AS second homes go, Rafa Nadal’s place in Paris’ 16th arrondissement takes some beating. Ten times now, the Mallorcan has beaten all-comers to Stade Roland Garros to walk off with the French Open title. Yet any suggestion that he is content with his lot after completing La Decima is wide of the mark.

Judy Murray doesn’t like making predictions about the outcome of Grand Slam tournaments, at least not until she has seen which players are in form. But there are some things that can be stated with certainty ahead of the French Open, which starts today.

Her son Andy won’t be there, as he recuperates after hip surgery, but he is hoping to be fit to return for the grass courts of Rosmalen in the Netherlands. Neither will Roger Federer, who has long since learned that it makes more sense to rest his body during this portion of the season.

That leaves a reduced cast list of seasoned contenders, of which Nadal is the one who will shoulder all the burden.

“Novak [Djokovic] is starting to return to form and Dominic Thiem plays well on clay but Rafa is the one to beat with all the expectation and pressure on him,” Judy said. “It is like it is his second home.”

While Andy’s absence deprives the tournament of a man with a clay court game formidable enough to reach the final in 2016 and the semi-final last year, hopes for what the French call the rosbifs reside in two emerging young talents, born in Johannesburg within six months of each other. Kyle Edmund, who plays as

No 16 seed, will take on the talented Australian Alex de Minaur in the first round, while Kilted Kiwi Cameron Norrie is fresh from the biggest win of his career against John Isner in Lyon.

“Kyle had a great start to the year in Australia. Then after getting over injury and illness, he has had some great results,” Murray said.

The women’s draw is even more of a turkey shoot, as evidenced by the fact Jelena Ostapenko of Latvia breezed through the women’s draw with hardly a care in the world 12 months ago. Whether she can repeat the feat this year remains to be seen, but with Serena Williams returning to battle after having a baby, and Maria Sharapova back in the mix after her drugs ban, some early round anarchy seems likely.

“On the women’s side of the game, there is any one of a number who could come through and win,” Murray said. “Ostapenko was a surprise winner last year and the same could happen this time. [Simona]Halep is probably the best clay courter if she is on form but slams are tough, it comes down to winning seven matches in 14 days, it can come down to a survival of the fittest. I never make predictions, only when you are there and you see how everyone is playing can you start to get a feel for it, but there’s been some signs with [Johanna] Konta the last week or two that she is starting to find her game again so she will be in the mix as well.

“I am sure Serena will only be coming back if she feels she is 100 per cent ready so let’s hope she is. Because there is a bigger buzz about the women when she is back. It is ‘Mums on tour’. When you have got everybody back playing and everybody at their best level, then the women’s event is going to be very exciting.”

In addition to Norrie – whose dad David was born in Scotland and still has family in Glasgow and Aberdeen – there is no shortage of Scottish interest. Gordon Reid was back on the winners’ rostrum in the wheelchair event recently, while Andy’s young protege Aidan McHugh will hope for another storming run in the junior slams to go with his semi-final appearance in Australia. Judy is delighted to see the emergence of a young player she has known since primary school age.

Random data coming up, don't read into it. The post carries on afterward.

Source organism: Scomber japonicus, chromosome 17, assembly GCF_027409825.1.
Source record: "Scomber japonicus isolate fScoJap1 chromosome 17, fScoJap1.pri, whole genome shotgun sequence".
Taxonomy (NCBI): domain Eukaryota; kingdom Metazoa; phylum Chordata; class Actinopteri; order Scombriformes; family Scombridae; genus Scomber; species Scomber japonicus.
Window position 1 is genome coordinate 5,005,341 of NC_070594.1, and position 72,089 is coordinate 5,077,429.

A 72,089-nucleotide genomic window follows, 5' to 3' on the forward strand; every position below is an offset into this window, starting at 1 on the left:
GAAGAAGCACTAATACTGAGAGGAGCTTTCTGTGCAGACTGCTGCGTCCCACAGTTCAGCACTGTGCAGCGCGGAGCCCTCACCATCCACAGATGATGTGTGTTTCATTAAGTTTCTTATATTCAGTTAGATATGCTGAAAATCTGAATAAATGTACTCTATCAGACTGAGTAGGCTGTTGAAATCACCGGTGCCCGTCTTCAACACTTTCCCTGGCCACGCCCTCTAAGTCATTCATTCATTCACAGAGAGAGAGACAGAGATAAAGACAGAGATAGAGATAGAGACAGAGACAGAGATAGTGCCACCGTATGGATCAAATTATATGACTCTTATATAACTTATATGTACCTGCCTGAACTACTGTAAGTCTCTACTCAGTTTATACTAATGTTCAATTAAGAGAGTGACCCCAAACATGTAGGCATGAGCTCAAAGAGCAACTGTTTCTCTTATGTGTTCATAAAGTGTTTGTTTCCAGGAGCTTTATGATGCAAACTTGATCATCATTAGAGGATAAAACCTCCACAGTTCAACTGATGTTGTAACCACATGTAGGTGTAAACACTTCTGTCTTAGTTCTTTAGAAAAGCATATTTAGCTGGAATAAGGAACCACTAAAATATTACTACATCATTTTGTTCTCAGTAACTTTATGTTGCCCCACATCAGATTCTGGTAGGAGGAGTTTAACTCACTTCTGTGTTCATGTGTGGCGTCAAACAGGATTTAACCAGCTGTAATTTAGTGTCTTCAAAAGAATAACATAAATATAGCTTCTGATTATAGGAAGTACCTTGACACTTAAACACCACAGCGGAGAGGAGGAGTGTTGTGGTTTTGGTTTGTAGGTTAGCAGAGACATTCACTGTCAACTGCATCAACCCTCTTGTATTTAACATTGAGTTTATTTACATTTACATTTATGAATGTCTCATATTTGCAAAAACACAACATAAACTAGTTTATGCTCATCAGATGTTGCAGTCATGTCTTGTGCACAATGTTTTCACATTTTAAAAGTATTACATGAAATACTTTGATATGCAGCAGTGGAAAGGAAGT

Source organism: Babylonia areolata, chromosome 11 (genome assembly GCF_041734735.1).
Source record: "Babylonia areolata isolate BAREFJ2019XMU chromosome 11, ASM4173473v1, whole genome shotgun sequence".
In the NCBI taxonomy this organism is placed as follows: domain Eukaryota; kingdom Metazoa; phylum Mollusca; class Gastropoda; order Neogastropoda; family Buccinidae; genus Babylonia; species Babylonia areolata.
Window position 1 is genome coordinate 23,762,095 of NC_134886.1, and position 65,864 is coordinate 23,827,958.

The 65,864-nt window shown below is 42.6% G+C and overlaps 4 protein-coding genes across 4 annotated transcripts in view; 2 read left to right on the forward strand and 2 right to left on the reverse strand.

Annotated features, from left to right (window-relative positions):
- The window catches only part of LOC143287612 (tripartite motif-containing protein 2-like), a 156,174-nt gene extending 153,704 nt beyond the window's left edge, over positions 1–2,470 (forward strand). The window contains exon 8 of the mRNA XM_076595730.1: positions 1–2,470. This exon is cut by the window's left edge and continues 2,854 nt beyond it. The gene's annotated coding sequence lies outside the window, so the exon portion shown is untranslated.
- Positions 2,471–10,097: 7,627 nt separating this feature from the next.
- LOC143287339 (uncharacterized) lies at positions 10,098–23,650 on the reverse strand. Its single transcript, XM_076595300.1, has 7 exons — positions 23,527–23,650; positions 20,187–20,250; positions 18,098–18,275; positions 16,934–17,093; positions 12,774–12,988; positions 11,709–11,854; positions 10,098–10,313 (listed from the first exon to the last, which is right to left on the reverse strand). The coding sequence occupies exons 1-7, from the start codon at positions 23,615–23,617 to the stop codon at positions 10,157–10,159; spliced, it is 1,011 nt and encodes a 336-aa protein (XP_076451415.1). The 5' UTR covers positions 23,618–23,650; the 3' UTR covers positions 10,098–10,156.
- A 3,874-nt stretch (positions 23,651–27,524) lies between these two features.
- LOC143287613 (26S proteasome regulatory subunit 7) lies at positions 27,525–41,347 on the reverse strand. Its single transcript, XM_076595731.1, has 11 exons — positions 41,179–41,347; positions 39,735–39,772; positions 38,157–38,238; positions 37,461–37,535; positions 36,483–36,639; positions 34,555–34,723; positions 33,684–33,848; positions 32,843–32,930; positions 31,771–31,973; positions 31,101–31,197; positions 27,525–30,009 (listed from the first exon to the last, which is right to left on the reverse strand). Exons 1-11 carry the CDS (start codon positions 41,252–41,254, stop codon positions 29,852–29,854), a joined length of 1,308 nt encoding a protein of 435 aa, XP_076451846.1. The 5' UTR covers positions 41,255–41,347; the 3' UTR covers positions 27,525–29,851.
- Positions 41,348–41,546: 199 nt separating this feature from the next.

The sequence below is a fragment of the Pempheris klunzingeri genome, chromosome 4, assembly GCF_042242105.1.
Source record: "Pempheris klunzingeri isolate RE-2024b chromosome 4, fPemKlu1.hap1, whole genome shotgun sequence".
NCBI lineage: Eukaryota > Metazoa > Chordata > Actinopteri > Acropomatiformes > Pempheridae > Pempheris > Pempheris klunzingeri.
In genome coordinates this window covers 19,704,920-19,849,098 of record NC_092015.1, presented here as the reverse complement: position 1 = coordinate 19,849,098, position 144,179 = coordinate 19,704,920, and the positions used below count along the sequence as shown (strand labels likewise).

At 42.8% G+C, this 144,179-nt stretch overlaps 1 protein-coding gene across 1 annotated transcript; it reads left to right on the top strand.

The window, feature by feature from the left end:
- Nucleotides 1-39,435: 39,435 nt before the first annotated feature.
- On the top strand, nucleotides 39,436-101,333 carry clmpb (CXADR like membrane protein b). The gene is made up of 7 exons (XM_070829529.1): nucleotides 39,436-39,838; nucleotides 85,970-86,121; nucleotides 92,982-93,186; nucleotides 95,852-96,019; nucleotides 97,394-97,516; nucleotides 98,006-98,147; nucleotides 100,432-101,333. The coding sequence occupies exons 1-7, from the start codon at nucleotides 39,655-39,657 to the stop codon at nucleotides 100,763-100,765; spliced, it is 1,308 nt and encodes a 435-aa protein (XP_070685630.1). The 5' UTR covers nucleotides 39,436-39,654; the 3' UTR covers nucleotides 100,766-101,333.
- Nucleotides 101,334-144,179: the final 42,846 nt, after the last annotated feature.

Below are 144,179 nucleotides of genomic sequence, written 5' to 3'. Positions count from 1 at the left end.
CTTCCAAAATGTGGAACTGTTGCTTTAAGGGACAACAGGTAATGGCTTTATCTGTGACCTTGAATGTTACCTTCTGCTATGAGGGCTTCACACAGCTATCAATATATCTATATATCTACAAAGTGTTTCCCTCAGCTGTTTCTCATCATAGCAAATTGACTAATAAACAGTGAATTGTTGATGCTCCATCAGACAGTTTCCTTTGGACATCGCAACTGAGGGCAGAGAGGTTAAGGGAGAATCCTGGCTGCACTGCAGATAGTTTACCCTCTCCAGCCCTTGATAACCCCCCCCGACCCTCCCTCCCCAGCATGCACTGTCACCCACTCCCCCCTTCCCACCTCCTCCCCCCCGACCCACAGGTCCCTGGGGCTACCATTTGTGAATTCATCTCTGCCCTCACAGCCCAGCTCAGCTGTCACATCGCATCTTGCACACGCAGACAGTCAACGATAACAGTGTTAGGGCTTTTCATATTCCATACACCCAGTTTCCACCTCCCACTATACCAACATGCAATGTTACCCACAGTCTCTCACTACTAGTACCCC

“Gosh, I have known Aidan since he was about seven and he used to go to the little national squads that I ran for the Under-10s,” she said. “I used to call him Aidan McHuge, because he was so small. Whenever I see him now, I still shout that at him. No, it is great when you see that, someone going right the way through from the age of seven when he just loves playing, to playing on the biggest stages in tennis.

“He would have been seven or eight when Andy was starting to break through and make some big progress through the rankings and it just gives the kids that belief that it is possible, when you see someone from 30 minutes down the road, who started out at a wee club just like you, making it.

“Andy has been great with him over the last 18 months, that has been gold dust for him. It is not just about what he does on the court, it is also just how you behave, the professionalism, the hard work.

“Kids learn best by copying and the best way to do that is by working alongside someone who is great at what they do. I don’t just mean at the gym, when you are out for dinner.

“Let’s say Aidan made a big breakthrough and won a junior slam this year for example, he would have to deal with everything Andy and the rest of us had to deal with. No-one really prepares you for that. Suddenly you are in the spotlight, because you are under the radar as a junior.”

Last but not least there is Jamie and Bruno Soares in the doubles, the elder Murray sibling having a decent clay court season despite agonising exits in Madrid and Rome.

“The scoring system in doubles makes things a little bit jittery, you have the one point at deuce and the sudden death tie-break where one shank return or a net cord can change the whole outcome of the match,” Judy said. “But Jamie is in good shape and will be going over to Roland Garros this week to get ready. He has had a bit of time at home.

“I don’t know if he will play mixed or not, because he has been having a bit of problem with his knees.

“There are a lot of good teams now in doubles, it has become much more of a thing than it ever was, players specialising in doubles. It is stronger than ever.”